Facebook’s stock has disappointed investors who snapped up shares in the social networking company’s May 18 IPO.
Starting Thursday, company insiders are cleared to offload their stakes in the empire they built, or they can continue to hold on to their shares for the longer haul. Will they flee the stock or stay?
Facebook Inc. lost $1.20, or 6%, to $20 a share shortly after the opening bell as more than 271 million new shares became eligible to trade in the stock market.
The Dow Jones industrial average and the broader Standard & Poor’s 500 index, meanwhile, were down slightly but essentially flat in early trading. The tech-focused Nasdaq was up 5 points, or 0.2%, to 3,035.
Since Facebook’s initial public offering of 180 million shares, the company’s stock has languished well below its $38 IPO price.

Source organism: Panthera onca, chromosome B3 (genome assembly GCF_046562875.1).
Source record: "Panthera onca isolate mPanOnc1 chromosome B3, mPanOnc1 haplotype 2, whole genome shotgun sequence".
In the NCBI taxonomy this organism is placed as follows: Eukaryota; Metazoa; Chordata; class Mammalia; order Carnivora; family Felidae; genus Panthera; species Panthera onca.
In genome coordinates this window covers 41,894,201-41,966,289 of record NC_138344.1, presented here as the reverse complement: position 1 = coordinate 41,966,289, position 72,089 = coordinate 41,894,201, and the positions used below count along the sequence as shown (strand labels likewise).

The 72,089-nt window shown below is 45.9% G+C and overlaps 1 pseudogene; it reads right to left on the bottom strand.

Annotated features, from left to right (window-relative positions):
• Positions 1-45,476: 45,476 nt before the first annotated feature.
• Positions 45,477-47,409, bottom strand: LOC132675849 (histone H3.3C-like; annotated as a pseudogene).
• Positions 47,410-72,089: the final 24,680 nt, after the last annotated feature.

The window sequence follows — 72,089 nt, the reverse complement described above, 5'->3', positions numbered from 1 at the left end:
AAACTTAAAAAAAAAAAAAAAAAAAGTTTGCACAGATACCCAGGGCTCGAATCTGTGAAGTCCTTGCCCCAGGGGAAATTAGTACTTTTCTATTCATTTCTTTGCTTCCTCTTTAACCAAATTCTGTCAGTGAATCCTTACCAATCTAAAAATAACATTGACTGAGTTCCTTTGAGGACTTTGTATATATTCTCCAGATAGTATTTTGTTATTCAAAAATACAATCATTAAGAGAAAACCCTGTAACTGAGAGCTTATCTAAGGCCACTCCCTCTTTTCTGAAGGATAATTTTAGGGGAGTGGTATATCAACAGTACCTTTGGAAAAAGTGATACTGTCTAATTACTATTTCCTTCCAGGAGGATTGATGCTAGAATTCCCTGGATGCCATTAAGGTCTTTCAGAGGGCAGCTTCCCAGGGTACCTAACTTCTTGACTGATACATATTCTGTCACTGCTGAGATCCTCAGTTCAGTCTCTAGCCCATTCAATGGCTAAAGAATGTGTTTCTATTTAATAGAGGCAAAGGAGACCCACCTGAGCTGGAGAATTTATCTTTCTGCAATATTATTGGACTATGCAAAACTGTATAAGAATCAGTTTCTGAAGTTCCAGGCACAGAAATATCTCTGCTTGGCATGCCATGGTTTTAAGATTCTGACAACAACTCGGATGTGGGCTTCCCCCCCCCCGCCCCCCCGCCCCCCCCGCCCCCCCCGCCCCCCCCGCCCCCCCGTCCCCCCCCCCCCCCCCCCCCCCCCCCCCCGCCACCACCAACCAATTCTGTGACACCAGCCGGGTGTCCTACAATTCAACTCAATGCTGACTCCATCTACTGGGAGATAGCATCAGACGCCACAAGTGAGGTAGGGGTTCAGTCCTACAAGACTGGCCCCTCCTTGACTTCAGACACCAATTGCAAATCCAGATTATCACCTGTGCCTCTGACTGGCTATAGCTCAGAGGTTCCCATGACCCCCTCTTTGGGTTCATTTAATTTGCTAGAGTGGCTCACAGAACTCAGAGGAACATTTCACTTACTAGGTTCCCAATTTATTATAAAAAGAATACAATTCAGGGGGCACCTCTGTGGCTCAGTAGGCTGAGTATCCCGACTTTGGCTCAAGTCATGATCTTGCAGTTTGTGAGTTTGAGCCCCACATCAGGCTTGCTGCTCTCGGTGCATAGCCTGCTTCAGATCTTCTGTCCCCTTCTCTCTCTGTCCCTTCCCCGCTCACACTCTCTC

Another 133 million Facebook shares will end a “lockup” period between mid-October and mid-November, according to regulatory filings.
On Nov. 14, another 1.2 billion shares will be available for trading on the stock market, followed by another 149 million the next month and yet another 47 million on the one-year anniversary of the IPO.
As Facebook noted in regulatory filings: “The trading price of the shares of our Class A common stock could decline as a result of the sale of a substantial number of our shares of common stock in the public market or the perception in the market that the holders of a large number of shares intend to sell their shares.”